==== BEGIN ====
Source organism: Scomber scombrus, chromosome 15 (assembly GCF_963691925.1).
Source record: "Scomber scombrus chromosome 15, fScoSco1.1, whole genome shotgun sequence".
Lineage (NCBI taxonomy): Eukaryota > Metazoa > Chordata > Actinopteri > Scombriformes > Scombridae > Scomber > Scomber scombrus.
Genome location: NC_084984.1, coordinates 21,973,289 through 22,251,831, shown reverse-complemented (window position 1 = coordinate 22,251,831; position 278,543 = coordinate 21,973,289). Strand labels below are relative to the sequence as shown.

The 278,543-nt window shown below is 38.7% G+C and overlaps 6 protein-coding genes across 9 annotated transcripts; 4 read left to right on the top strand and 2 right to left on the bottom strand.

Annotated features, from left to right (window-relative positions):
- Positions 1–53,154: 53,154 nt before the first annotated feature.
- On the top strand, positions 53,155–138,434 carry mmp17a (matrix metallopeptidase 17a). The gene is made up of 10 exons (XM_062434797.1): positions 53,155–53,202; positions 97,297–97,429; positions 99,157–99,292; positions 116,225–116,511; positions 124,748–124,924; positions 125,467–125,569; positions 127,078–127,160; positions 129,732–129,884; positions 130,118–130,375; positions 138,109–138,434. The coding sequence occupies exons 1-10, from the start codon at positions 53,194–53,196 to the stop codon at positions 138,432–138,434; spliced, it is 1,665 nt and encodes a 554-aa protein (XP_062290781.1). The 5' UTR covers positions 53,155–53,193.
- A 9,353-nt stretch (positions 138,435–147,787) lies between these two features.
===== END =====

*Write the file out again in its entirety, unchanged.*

Source organism: Scomber scombrus, chromosome 15 (assembly GCF_963691925.1).
Source record: "Scomber scombrus chromosome 15, fScoSco1.1, whole genome shotgun sequence".
Lineage (NCBI taxonomy): Eukaryota > Metazoa > Chordata > Actinopteri > Scombriformes > Scombridae > Scomber > Scomber scombrus.
Genome location: NC_084984.1, coordinates 21,973,289 through 22,251,831, shown reverse-complemented (window position 1 = coordinate 22,251,831; position 278,543 = coordinate 21,973,289). Strand labels below are relative to the sequence as shown.

The 278,543-nt window shown below is 38.7% G+C and overlaps 6 protein-coding genes across 9 annotated transcripts; 4 read left to right on the top strand and 2 right to left on the bottom strand.

Annotated features, from left to right (window-relative positions):
- Positions 1–53,154: 53,154 nt before the first annotated feature.
- On the top strand, positions 53,155–138,434 carry mmp17a (matrix metallopeptidase 17a). The gene is made up of 10 exons (XM_062434797.1): positions 53,155–53,202; positions 97,297–97,429; positions 99,157–99,292; positions 116,225–116,511; positions 124,748–124,924; positions 125,467–125,569; positions 127,078–127,160; positions 129,732–129,884; positions 130,118–130,375; positions 138,109–138,434. The coding sequence occupies exons 1-10, from the start codon at positions 53,194–53,196 to the stop codon at positions 138,432–138,434; spliced, it is 1,665 nt and encodes a 554-aa protein (XP_062290781.1). The 5' UTR covers positions 53,155–53,193.
- A 9,353-nt stretch (positions 138,435–147,787) lies between these two features.